Experts say shark attacks are increasing as water sports become popular and fish move closer to shore
Sydney: A surfer who got bitten by a shark at an Australian beach managed to make his break for freedom after punching the creature until it let him go, he said on Saturday.
Paul Kenny was riding the waves off Samurai Beach, a naturist spot 200 kilometres north of Sydney, when he accidentally clashed heads with the toothsome fish, reportedly a wobbegong or a bull shark.
“He latched onto my arm and all I could do was punch it until it let go.”
“As soon as I did that he latched onto my arm and all I could do was punch it until it let go,” Kenny, 50, told Sydney’s Daily Telegraph.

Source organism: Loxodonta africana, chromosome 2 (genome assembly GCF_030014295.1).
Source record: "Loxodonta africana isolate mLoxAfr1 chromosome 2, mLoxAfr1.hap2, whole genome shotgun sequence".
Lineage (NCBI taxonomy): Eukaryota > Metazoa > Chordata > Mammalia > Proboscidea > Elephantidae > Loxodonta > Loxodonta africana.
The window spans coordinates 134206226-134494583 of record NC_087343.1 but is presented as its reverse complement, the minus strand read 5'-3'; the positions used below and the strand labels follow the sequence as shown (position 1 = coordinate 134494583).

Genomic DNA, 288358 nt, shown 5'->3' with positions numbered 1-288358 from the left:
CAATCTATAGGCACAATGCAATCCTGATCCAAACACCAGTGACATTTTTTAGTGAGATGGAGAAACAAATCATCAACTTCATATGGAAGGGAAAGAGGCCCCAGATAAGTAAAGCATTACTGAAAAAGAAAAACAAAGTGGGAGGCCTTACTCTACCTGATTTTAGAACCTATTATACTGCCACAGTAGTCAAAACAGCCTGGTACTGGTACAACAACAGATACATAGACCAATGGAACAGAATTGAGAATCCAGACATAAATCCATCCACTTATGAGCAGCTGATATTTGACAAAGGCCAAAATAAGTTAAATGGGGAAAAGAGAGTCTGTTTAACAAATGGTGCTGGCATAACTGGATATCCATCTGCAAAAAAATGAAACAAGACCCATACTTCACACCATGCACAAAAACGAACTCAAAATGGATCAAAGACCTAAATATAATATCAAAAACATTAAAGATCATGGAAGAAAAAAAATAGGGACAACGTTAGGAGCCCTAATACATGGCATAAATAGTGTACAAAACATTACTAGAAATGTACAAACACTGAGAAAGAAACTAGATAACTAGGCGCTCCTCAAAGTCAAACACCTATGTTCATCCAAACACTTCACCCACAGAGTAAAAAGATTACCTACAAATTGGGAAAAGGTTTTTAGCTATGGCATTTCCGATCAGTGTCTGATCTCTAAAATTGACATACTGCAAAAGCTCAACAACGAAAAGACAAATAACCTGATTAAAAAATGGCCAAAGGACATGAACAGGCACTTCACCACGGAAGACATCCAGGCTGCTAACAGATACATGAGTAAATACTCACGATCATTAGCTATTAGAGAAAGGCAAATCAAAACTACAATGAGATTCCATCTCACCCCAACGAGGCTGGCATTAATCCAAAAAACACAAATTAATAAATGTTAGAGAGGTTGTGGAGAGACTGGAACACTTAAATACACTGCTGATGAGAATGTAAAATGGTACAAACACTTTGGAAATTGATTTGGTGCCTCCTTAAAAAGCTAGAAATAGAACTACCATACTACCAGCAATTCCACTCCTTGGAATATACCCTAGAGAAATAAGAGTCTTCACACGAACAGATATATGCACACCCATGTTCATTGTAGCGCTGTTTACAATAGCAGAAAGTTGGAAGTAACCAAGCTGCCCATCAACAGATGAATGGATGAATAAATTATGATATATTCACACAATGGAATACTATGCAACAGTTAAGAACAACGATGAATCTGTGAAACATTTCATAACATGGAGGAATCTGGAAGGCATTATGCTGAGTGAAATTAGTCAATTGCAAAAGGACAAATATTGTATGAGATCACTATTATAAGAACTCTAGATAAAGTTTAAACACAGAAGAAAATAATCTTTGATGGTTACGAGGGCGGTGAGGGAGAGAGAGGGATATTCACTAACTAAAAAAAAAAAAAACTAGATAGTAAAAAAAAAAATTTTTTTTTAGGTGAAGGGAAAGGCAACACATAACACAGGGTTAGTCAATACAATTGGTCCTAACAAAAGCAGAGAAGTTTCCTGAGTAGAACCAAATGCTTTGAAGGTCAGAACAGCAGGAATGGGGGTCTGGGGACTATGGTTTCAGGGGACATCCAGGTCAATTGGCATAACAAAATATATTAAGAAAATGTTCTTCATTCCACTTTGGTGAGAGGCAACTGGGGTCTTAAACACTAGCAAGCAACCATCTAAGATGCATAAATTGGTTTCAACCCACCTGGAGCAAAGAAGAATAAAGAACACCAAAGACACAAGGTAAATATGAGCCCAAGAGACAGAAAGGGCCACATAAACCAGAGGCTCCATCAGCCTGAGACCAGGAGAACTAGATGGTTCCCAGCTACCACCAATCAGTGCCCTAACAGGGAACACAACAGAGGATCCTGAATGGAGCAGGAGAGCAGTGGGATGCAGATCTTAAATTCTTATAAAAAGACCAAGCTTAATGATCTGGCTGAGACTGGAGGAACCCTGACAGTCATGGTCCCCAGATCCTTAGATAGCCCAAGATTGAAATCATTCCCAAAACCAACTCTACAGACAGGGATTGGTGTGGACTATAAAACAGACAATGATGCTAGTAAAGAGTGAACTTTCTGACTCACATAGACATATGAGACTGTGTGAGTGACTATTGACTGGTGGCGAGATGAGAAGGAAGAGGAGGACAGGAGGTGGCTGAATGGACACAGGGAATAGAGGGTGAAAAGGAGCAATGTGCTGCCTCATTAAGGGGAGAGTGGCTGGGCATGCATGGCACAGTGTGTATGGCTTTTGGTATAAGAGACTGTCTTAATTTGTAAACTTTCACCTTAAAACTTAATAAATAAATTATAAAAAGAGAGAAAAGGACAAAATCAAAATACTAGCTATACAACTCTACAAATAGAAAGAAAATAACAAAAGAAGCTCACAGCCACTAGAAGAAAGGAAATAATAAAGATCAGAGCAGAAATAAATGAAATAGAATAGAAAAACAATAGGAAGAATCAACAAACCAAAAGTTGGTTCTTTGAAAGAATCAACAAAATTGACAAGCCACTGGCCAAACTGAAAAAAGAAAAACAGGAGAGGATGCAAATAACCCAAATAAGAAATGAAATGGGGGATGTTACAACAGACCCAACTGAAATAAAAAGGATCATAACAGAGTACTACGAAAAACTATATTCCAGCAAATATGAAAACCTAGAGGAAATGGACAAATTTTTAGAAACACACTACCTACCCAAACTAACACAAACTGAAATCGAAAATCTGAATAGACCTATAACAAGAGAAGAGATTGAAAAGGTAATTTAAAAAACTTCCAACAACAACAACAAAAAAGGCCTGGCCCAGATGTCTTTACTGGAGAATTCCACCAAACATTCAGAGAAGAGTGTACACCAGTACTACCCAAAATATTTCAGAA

“When I let go of it I saw its dorsal fin one metre away. I walked backwards as quick as I could and caught whatever wave I could.”
A local ambulance service spokesman told AFP that paramedics treated Kenny for wounds to his upper right arm before he was taken to a nearby hospital.
Kenny said he was following in the footsteps of retired Australian surfing great Mick Fanning, who made global headlines when he fought off a shark on live TV while competing in South Africa in 2015.
“It’s the Australian thing to do now isn’t it?” Kenny added.
The latest encounter comes a month after two tourists were mauled in separate incidents at the Whitsunday Islands in Queensland state.
Experts say shark attacks are increasing as water sports become more popular and bait fish move closer to shore, although fatalities remain rare.